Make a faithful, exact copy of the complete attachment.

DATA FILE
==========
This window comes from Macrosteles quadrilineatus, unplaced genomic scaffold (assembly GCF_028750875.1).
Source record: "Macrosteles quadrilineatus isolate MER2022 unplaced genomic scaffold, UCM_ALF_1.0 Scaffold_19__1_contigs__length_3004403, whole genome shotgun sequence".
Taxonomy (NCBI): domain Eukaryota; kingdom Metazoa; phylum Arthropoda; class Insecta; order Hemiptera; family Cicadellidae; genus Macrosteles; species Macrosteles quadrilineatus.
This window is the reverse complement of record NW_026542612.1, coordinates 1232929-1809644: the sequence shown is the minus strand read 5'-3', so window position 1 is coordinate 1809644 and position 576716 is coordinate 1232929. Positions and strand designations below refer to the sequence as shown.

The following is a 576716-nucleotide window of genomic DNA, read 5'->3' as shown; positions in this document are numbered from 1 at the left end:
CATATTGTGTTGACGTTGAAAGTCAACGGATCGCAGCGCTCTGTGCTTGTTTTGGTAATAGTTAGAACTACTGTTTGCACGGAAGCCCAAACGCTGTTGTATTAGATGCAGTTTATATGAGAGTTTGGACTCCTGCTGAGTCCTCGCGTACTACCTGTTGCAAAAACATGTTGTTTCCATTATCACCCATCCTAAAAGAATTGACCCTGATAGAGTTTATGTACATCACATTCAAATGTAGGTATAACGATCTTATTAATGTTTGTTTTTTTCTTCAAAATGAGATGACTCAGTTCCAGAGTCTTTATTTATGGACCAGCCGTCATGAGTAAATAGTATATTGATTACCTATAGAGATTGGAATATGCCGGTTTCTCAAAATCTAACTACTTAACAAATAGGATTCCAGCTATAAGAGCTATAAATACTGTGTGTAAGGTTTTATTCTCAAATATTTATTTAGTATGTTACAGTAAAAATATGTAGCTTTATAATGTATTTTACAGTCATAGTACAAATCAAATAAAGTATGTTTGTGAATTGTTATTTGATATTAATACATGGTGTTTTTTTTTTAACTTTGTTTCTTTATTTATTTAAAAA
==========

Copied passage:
This window comes from Macrosteles quadrilineatus, unplaced genomic scaffold (assembly GCF_028750875.1).
Source record: "Macrosteles quadrilineatus isolate MER2022 unplaced genomic scaffold, UCM_ALF_1.0 Scaffold_19__1_contigs__length_3004403, whole genome shotgun sequence".
Taxonomy (NCBI): domain Eukaryota; kingdom Metazoa; phylum Arthropoda; class Insecta; order Hemiptera; family Cicadellidae; genus Macrosteles; species Macrosteles quadrilineatus.
This window is the reverse complement of record NW_026542612.1, coordinates 1232929-1809644: the sequence shown is the minus strand read 5'-3', so window position 1 is coordinate 1809644 and position 576716 is coordinate 1232929. Positions and strand designations below refer to the sequence as shown.

The following is a 576716-nucleotide window of genomic DNA, read 5'->3' as shown; positions in this document are numbered from 1 at the left end:
CATATTGTGTTGACGTTGAAAGTCAACGGATCGCAGCGCTCTGTGCTTGTTTTGGTAATAGTTAGAACTACTGTTTGCACGGAAGCCCAAACGCTGTTGTATTAGATGCAGTTTATATGAGAGTTTGGACTCCTGCTGAGTCCTCGCGTACTACCTGTTGCAAAAACATGTTGTTTCCATTATCACCCATCCTAAAAGAATTGACCCTGATAGAGTTTATGTACATCACATTCAAATGTAGGTATAACGATCTTATTAATGTTTGTTTTTTTCTTCAAAATGAGATGACTCAGTTCCAGAGTCTTTATTTATGGACCAGCCGTCATGAGTAAATAGTATATTGATTACCTATAGAGATTGGAATATGCCGGTTTCTCAAAATCTAACTACTTAACAAATAGGATTCCAGCTATAAGAGCTATAAATACTGTGTGTAAGGTTTTATTCTCAAATATTTATTTAGTATGTTACAGTAAAAATATGTAGCTTTATAATGTATTTTACAGTCATAGTACAAATCAAATAAAGTATGTTTGTGAATTGTTATTTGATATTAATACATGGTGTTTTTTTTTTAACTTTGTTTCTTTATTTATTTAAAAA